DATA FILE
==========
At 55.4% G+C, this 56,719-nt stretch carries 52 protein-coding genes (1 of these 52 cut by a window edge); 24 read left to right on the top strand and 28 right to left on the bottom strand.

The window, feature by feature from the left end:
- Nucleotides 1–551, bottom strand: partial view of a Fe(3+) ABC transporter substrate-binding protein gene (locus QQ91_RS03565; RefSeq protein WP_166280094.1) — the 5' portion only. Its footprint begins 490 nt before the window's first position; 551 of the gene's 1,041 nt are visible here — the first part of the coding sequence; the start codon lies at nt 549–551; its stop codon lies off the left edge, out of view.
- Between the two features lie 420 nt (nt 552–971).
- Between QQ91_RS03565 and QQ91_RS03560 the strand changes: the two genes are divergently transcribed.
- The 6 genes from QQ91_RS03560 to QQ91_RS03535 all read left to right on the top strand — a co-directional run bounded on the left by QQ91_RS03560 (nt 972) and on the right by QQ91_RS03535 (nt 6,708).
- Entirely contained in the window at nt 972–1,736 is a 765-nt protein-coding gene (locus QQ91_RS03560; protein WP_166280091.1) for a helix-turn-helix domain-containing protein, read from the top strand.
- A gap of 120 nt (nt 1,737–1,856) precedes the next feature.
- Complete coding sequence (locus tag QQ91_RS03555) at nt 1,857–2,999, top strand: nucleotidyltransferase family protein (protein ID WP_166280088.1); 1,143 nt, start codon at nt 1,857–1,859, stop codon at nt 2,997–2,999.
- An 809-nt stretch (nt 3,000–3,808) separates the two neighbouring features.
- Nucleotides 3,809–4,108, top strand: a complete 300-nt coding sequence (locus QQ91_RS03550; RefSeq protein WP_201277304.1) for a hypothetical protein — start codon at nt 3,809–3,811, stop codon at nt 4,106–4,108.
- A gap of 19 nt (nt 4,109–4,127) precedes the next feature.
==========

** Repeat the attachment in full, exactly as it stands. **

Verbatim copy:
At 55.4% G+C, this 56,719-nt stretch carries 52 protein-coding genes (1 of these 52 cut by a window edge); 24 read left to right on the top strand and 28 right to left on the bottom strand.

The window, feature by feature from the left end:
- Nucleotides 1–551, bottom strand: partial view of a Fe(3+) ABC transporter substrate-binding protein gene (locus QQ91_RS03565; RefSeq protein WP_166280094.1) — the 5' portion only. Its footprint begins 490 nt before the window's first position; 551 of the gene's 1,041 nt are visible here — the first part of the coding sequence; the start codon lies at nt 549–551; its stop codon lies off the left edge, out of view.
- Between the two features lie 420 nt (nt 552–971).
- Between QQ91_RS03565 and QQ91_RS03560 the strand changes: the two genes are divergently transcribed.
- The 6 genes from QQ91_RS03560 to QQ91_RS03535 all read left to right on the top strand — a co-directional run bounded on the left by QQ91_RS03560 (nt 972) and on the right by QQ91_RS03535 (nt 6,708).
- Entirely contained in the window at nt 972–1,736 is a 765-nt protein-coding gene (locus QQ91_RS03560; protein WP_166280091.1) for a helix-turn-helix domain-containing protein, read from the top strand.
- A gap of 120 nt (nt 1,737–1,856) precedes the next feature.
- Complete coding sequence (locus tag QQ91_RS03555) at nt 1,857–2,999, top strand: nucleotidyltransferase family protein (protein ID WP_166280088.1); 1,143 nt, start codon at nt 1,857–1,859, stop codon at nt 2,997–2,999.
- An 809-nt stretch (nt 3,000–3,808) separates the two neighbouring features.
- Nucleotides 3,809–4,108, top strand: a complete 300-nt coding sequence (locus QQ91_RS03550; RefSeq protein WP_201277304.1) for a hypothetical protein — start codon at nt 3,809–3,811, stop codon at nt 4,106–4,108.
- A gap of 19 nt (nt 4,109–4,127) precedes the next feature.